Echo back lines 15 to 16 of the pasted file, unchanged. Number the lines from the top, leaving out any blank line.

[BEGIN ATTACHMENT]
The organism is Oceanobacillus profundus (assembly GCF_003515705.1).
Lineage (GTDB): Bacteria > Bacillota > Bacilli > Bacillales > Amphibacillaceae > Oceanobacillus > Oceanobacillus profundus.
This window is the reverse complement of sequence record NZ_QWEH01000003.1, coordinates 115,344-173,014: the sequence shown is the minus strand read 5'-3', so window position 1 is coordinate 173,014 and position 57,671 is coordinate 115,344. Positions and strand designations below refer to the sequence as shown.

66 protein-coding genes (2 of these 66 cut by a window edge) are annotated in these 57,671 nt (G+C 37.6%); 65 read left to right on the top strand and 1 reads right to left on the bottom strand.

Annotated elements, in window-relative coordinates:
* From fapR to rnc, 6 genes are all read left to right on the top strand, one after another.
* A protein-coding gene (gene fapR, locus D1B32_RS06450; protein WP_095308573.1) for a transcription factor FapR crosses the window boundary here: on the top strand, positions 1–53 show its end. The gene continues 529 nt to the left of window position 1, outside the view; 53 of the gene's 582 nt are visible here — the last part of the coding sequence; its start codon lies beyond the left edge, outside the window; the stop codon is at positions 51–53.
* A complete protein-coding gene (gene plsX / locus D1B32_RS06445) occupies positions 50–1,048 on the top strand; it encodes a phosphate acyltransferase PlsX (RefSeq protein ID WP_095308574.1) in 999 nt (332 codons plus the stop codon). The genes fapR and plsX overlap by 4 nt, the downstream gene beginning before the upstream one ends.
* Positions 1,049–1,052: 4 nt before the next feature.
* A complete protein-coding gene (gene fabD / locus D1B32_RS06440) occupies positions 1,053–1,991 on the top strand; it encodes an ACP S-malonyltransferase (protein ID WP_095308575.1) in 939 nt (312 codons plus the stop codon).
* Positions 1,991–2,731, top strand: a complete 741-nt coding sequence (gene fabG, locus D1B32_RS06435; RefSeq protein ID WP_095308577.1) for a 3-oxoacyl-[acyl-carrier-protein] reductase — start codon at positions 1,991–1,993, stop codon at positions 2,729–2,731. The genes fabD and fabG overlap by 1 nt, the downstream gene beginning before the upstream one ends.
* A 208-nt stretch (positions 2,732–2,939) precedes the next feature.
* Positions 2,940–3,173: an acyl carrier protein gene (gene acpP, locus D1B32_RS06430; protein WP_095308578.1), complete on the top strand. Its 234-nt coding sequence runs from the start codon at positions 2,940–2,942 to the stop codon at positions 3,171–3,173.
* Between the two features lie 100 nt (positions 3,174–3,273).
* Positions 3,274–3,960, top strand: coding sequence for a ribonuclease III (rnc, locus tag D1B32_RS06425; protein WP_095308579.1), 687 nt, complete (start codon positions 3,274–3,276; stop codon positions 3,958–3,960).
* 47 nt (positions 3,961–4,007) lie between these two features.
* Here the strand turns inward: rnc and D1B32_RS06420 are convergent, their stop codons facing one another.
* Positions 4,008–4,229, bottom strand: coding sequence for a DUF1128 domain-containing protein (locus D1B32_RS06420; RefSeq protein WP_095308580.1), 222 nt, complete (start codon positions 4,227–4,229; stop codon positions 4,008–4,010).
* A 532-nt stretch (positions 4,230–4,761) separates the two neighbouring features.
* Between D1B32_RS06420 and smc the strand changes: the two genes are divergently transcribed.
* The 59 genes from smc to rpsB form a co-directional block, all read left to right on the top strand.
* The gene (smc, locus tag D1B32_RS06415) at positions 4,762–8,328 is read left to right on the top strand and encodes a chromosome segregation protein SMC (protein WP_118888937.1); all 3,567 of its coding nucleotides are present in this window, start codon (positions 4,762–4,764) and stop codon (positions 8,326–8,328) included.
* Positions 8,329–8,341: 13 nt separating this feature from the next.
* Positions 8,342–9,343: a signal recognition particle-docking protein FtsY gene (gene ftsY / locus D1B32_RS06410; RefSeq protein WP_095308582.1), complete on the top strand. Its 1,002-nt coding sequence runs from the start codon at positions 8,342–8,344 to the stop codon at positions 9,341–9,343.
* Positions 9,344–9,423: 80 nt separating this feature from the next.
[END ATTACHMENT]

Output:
* Positions 3,274–3,960, top strand: coding sequence for a ribonuclease III (rnc, locus tag D1B32_RS06425; protein WP_095308579.1), 687 nt, complete (start codon positions 3,274–3,276; stop codon positions 3,958–3,960).
* 47 nt (positions 3,961–4,007) lie between these two features.